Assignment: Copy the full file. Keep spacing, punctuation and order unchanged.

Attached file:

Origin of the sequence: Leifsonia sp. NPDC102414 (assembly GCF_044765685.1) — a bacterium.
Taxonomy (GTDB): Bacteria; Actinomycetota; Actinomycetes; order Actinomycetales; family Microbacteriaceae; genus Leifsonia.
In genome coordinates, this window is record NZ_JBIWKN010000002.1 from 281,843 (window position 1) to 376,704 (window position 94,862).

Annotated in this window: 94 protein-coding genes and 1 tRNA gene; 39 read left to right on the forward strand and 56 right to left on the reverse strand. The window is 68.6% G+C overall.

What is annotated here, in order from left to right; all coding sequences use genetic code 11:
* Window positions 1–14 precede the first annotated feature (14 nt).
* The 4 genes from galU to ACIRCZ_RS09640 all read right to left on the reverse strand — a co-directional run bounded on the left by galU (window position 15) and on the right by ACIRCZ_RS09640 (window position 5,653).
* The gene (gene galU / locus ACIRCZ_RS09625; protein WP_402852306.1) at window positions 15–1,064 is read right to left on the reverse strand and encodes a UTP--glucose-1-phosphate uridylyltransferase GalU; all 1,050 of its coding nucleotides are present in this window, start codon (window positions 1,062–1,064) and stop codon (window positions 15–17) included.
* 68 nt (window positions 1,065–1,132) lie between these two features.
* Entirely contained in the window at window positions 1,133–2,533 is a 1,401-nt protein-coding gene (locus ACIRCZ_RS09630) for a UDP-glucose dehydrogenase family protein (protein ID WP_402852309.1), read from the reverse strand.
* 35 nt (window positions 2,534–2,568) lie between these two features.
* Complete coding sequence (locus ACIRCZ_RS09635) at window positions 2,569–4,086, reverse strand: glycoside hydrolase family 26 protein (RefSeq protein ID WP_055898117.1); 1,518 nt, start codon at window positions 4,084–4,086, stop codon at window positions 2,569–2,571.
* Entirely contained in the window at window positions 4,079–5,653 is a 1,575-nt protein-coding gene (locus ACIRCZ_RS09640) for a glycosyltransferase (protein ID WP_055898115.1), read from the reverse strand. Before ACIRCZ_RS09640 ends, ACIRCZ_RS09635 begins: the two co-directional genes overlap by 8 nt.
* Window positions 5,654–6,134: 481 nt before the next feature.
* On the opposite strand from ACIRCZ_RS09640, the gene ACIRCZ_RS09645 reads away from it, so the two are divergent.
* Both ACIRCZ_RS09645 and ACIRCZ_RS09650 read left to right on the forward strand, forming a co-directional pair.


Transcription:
Origin of the sequence: Leifsonia sp. NPDC102414 (assembly GCF_044765685.1) — a bacterium.
Taxonomy (GTDB): Bacteria; Actinomycetota; Actinomycetes; order Actinomycetales; family Microbacteriaceae; genus Leifsonia.
In genome coordinates, this window is record NZ_JBIWKN010000002.1 from 281,843 (window position 1) to 376,704 (window position 94,862).

Annotated in this window: 94 protein-coding genes and 1 tRNA gene; 39 read left to right on the forward strand and 56 right to left on the reverse strand. The window is 68.6% G+C overall.

What is annotated here, in order from left to right; all coding sequences use genetic code 11:
* Window positions 1–14 precede the first annotated feature (14 nt).
* The 4 genes from galU to ACIRCZ_RS09640 all read right to left on the reverse strand — a co-directional run bounded on the left by galU (window position 15) and on the right by ACIRCZ_RS09640 (window position 5,653).
* The gene (gene galU / locus ACIRCZ_RS09625; protein WP_402852306.1) at window positions 15–1,064 is read right to left on the reverse strand and encodes a UTP--glucose-1-phosphate uridylyltransferase GalU; all 1,050 of its coding nucleotides are present in this window, start codon (window positions 1,062–1,064) and stop codon (window positions 15–17) included.
* 68 nt (window positions 1,065–1,132) lie between these two features.
* Entirely contained in the window at window positions 1,133–2,533 is a 1,401-nt protein-coding gene (locus ACIRCZ_RS09630) for a UDP-glucose dehydrogenase family protein (protein ID WP_402852309.1), read from the reverse strand.
* 35 nt (window positions 2,534–2,568) lie between these two features.
* Complete coding sequence (locus ACIRCZ_RS09635) at window positions 2,569–4,086, reverse strand: glycoside hydrolase family 26 protein (RefSeq protein ID WP_055898117.1); 1,518 nt, start codon at window positions 4,084–4,086, stop codon at window positions 2,569–2,571.
* Entirely contained in the window at window positions 4,079–5,653 is a 1,575-nt protein-coding gene (locus ACIRCZ_RS09640) for a glycosyltransferase (protein ID WP_055898115.1), read from the reverse strand. Before ACIRCZ_RS09640 ends, ACIRCZ_RS09635 begins: the two co-directional genes overlap by 8 nt.
* Window positions 5,654–6,134: 481 nt before the next feature.
* On the opposite strand from ACIRCZ_RS09640, the gene ACIRCZ_RS09645 reads away from it, so the two are divergent.
* Both ACIRCZ_RS09645 and ACIRCZ_RS09650 read left to right on the forward strand, forming a co-directional pair.